Announcing the next great parks and conservation landscape

Heads of the Big Sur Land Trust, Monterey Peninsula Regional Parks District, the Point Lobos Foundation and the Monterey District of California State Parks signed a memorandum of understanding on April 9 to further parks between Carmel and Big Sur.

The integrated multi-agency effort is for the benefit of the public and the preservation of parklands and open space in the region between Carmel and Garrapata State Park. The four entities signed a Memorandum of Understanding (MOU) to advance their joint working relationship identified with the working title Lobos-Corona Parklands Project. The group envisions the area to be among the next great parks and conservation landscapes in California, akin to the Golden Gate National Recreation area near San Francisco. The overarching aim of the effort is to significantly enhance public recreation, outdoor education and stewardship opportunities.

“It does not take much effort to recognize that humans, typically rather than nature, have created boundaries that detrimentally fragment our magnificent landscape. Our multi-jurisdictional collaborative effort understands this, thus we are working together to provide a seamless experience for the public while integrating our land and natural resource management practices,” said Rafael Payan, General Manager for the Monterey Peninsula Regional Park District. “This will serve as a model, reinforcing the fact that the public does not so much care about who is managing what, rather that we manage their lands responsibly while providing high quality experiences.”

Years of planning, land acquisition and parks preparation, as well as millions in public and private dollars have been invested in the Lobos-Corona Parklands Project area. The project area encompasses nearly 10,000 acres and includes Palo Corona Regional Park, the former Whisler Wilson Ranch, and High Meadows Open Space (Monterey Peninsula Regional Park District); Point Lobos State Natural Reserve, the former A.M. Allan Ranch, Carmel River State Beach, Hatton Canyon and Garrapata State Park (California State Parks); and the Coast Ranch and South Bank Trail (Big Sur Land Trust). These lands host some of California’s most spectacular coastal areas and vistas, abundant wildlife, diverse habitats and profound historical and cultural resources. 

“For more than 20 years the Land Trust and our partners been working to conserve these exceptional lands with the ultimate goal of providing healthy parks for people and nature,” said Bill Leahy, Executive Director of the Big Sur Land Trust. “We are excited to join with our partners to build on this extraordinary legacy of land conservation and create safe pathways for people to more fully experience these magnificent parklands that are so vital to the health of our communities. This work mirrors our own journey as an organization, from one focused on land acquisition to one with a broader mission of inspiring love and stewardship of the land.”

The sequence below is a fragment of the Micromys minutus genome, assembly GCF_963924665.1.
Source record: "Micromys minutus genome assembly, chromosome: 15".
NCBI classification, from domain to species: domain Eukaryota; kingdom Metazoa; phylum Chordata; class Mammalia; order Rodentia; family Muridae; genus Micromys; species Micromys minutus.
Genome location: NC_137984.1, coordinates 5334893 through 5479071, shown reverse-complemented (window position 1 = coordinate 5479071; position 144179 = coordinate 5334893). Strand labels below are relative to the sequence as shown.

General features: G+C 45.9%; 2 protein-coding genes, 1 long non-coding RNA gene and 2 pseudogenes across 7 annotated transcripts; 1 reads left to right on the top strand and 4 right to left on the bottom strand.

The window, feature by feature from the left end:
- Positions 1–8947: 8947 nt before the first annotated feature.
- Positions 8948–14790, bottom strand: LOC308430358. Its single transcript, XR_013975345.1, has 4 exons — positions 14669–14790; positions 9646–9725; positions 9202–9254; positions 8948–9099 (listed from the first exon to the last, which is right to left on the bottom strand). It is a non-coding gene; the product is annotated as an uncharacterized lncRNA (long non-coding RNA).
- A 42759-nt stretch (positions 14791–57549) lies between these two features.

The two park agencies and two private conservation groups are collaborating to build upon and leverage the work that has been done in recent years to put the pieces in place that will help integrate these properties into a larger parklands landscape. For example, the Big Sur Land Trust’s South Bank Trail, completed in 2011, serves as a wheel-chair accessible eastern entrance to the Park District’s Palo Corona Regional Park. The former Whisler Wilson Ranch was acquired by the Land Trust in 2010 to help knit together Regional Park District lands and state parklands at the former A.M. Allan Ranch and Point Lobos State Natural Reserve. Improved visitor serving trails have been completed at Point Lobos with the assistance of the Point Lobos Foundation. The Regional Park District, with assistance from the Land Trust, constructed new and improved trails at the front of Palo Corona Regional Park in 2011 that, along with signage funded by the Land Trust, greatly enhance the park visitor experience.

The Land Trust has secured state and federal funding and is currently working with Monterey County and other agency partners to plan and permit a large-scale floodplain restoration project on the lower Carmel River that, once completed, will result in significant environmental, flood reduction and public access benefits. And “California State Parks is excited about this new partnership. This is the way we should be managing contiguous parklands that provide a seamless experience and combined stewardship for the people of California,” said Mat Fuzie, Monterey District Superintendent for California State Parks.

While the four entities have a history of working together, formalizing their relationship with an MOU is an important touchstone, communicating their commitment to purposeful, proactive collaboration and cooperation for the benefit of the public and preservation of the Lobos-Corona Parklands. The groups have been meeting regularly since 2013, and have developed a shared long term vision that will guide their work together. They are collaborating on an online, interactive map that will be used for planning purposes and to ensure that individual projects on the landscape are well aligned. And over the next 6-12 months the groups intend to implement additional projects to help connect people with the land and ultimately increase the region’s prominence as a world-class visitor destination.

"These public lands have been largely unexplored or even closed to the public while Point Lobos is setting record attendance. This working group can offer so many new and different experiences for the public by opening some of these parklands—from secluded redwood groves to incredible views—it’s a very exciting project," said Augie Louis, President of the Point Lobos Foundation.


Lobos Corona Parklands News Release

Lobos Corona Map 

Executed Memorandum of Understanding